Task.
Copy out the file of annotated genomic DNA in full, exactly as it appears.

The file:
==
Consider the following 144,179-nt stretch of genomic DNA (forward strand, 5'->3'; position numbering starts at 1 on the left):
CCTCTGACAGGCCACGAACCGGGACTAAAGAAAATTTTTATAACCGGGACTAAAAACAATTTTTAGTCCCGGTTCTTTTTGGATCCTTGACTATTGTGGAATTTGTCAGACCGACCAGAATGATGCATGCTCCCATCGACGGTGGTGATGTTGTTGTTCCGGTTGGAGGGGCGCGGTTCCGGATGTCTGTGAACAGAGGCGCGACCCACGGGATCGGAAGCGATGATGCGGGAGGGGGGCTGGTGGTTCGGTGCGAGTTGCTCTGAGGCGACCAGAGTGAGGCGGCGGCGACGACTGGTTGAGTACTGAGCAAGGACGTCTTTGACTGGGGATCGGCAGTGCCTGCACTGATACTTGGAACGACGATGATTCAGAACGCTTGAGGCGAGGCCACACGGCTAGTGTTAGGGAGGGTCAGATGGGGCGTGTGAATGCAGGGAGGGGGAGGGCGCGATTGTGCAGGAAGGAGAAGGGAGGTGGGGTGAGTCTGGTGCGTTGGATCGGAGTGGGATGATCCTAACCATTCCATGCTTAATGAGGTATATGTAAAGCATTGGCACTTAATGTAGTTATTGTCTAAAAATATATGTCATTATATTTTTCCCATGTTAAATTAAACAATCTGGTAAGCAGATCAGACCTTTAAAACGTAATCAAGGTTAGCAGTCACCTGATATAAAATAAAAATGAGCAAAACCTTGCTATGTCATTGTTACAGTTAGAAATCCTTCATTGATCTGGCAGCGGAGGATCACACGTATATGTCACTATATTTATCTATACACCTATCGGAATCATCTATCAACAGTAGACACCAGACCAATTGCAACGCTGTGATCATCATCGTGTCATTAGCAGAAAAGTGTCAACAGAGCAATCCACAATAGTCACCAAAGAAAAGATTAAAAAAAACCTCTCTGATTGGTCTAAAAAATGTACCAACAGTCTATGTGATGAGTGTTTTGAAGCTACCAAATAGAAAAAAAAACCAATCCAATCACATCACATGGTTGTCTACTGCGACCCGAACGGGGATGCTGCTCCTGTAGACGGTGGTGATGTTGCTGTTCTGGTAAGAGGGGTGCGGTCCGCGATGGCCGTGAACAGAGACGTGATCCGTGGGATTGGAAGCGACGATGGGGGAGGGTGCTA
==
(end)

Consider the following 144,179-nt stretch of genomic DNA (forward strand, 5'->3'; position numbering starts at 1 on the left):
CCTCTGACAGGCCACGAACCGGGACTAAAGAAAATTTTTATAACCGGGACTAAAAACAATTTTTAGTCCCGGTTCTTTTTGGATCCTTGACTATTGTGGAATTTGTCAGACCGACCAGAATGATGCATGCTCCCATCGACGGTGGTGATGTTGTTGTTCCGGTTGGAGGGGCGCGGTTCCGGATGTCTGTGAACAGAGGCGCGACCCACGGGATCGGAAGCGATGATGCGGGAGGGGGGCTGGTGGTTCGGTGCGAGTTGCTCTGAGGCGACCAGAGTGAGGCGGCGGCGACGACTGGTTGAGTACTGAGCAAGGACGTCTTTGACTGGGGATCGGCAGTGCCTGCACTGATACTTGGAACGACGATGATTCAGAACGCTTGAGGCGAGGCCACACGGCTAGTGTTAGGGAGGGTCAGATGGGGCGTGTGAATGCAGGGAGGGGGAGGGCGCGATTGTGCAGGAAGGAGAAGGGAGGTGGGGTGAGTCTGGTGCGTTGGATCGGAGTGGGATGATCCTAACCATTCCATGCTTAATGAGGTATATGTAAAGCATTGGCACTTAATGTAGTTATTGTCTAAAAATATATGTCATTATATTTTTCCCATGTTAAATTAAACAATCTGGTAAGCAGATCAGACCTTTAAAACGTAATCAAGGTTAGCAGTCACCTGATATAAAATAAAAATGAGCAAAACCTTGCTATGTCATTGTTACAGTTAGAAATCCTTCATTGATCTGGCAGCGGAGGATCACACGTATATGTCACTATATTTATCTATACACCTATCGGAATCATCTATCAACAGTAGACACCAGACCAATTGCAACGCTGTGATCATCATCGTGTCATTAGCAGAAAAGTGTCAACAGAGCAATCCACAATAGTCACCAAAGAAAAGATTAAAAAAAACCTCTCTGATTGGTCTAAAAAATGTACCAACAGTCTATGTGATGAGTGTTTTGAAGCTACCAAATAGAAAAAAAAACCAATCCAATCACATCACATGGTTGTCTACTGCGACCCGAACGGGGATGCTGCTCCTGTAGACGGTGGTGATGTTGCTGTTCTGGTAAGAGGGGTGCGGTCCGCGATGGCCGTGAACAGAGACGTGATCCGTGGGATTGGAAGCGACGATGGGGGAGGGTGCTA